“What the fuck am I doing? This isn’t fun. No one is forcing me to do this.”
That’s a more or less verbatim quote while playing Amnesia: The Dark Descent. It was 1:00 a.m. on a weekday, and besides my slumbering dog, no one was in the apartment. I was shouting at myself, and loudly, vainly hoping to verbally deconstruct this torture I was putting myself through. After weeks of reflection, it’s still true. I can’t say any of the five or so hours I spent sneaking, hiding, sweating, and fidgeting would fall under the traditional definition of “fun.”
Amnesia is not a “fun” game. It is, however, addicting in the same way a roller coaster ride is.
Rewind to earlier this summer. In the middle of June, it was time. My fiancee was on a business trip, 2012’s new releases had reduced to a trickle, and I’d frankly run out of good excuses. “Good evening, Amnesia,” I told Steam.
One glass of whiskey, two glasses of whiskey, three glas--no, wait, stop. Two is the sweet spot, was the sweet spot. Amnesia required a small dose of liquid courage to get the ball rolling, giving enough oopmh to push one over the edge, so that upon inevitable death, you don’t hover too long over the escape key and get any ideas.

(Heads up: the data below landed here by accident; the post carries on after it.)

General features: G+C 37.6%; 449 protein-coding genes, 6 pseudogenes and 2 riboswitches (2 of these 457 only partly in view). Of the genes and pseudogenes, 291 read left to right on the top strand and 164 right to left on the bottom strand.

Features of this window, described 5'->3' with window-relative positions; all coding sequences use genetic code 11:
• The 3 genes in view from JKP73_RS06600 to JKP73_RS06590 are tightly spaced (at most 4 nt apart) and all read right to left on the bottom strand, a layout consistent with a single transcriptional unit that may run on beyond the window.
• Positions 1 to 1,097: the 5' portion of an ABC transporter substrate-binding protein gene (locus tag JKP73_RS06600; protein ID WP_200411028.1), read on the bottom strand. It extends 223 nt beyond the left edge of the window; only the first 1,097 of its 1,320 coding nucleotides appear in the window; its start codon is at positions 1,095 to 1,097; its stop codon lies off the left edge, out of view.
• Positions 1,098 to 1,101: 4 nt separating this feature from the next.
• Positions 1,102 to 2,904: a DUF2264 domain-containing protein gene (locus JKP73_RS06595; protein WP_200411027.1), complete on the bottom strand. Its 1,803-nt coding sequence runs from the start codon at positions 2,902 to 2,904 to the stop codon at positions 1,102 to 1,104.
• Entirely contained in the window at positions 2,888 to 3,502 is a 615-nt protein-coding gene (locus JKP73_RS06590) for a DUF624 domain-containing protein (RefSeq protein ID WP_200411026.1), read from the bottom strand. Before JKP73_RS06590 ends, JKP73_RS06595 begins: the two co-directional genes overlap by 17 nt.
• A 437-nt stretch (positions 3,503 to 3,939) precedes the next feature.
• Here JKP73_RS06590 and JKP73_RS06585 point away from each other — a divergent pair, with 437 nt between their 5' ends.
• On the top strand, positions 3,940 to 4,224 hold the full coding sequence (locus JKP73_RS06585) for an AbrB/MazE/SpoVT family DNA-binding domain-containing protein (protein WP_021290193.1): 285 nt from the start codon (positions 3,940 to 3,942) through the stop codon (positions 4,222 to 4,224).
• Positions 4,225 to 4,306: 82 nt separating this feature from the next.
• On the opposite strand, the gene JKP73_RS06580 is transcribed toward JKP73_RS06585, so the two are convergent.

For someone who prides themselves on being a horror fanatic, I had seemingly little reason for having not played Frictional Games’ terror, thought I felt like I had a good one: I was afraid of what lurked inside. I purchased Amnesia years ago, when it first was generating buzz, and bought it out of obligation. I had heard the stories, watched a sampling of screeching YouTube videos. Oh, the water level. Oh, the closet scene. Oh, hiding in the dark. Oh, oh, oh. Who would want to indulge in such madness?
In the summer of 1999, The Blair Witch Project was released. 14 years old at the time, The Blair Witch Project was also the first, best example of viral marketing--long before there was a name for it. The filmmakers and marketers were promoting the documentary-style horror film about three kids who head into the woods in search of documenting evidence of a local urban legend and never return, as though it was constructed from bonafide piece of discovered film. Then, so the story went, someone pieced together their journey for all of us to watch. It’s a preposterous concept, but one that plenty of people bought at the time, and as a 14-year-old, I totally ate it up.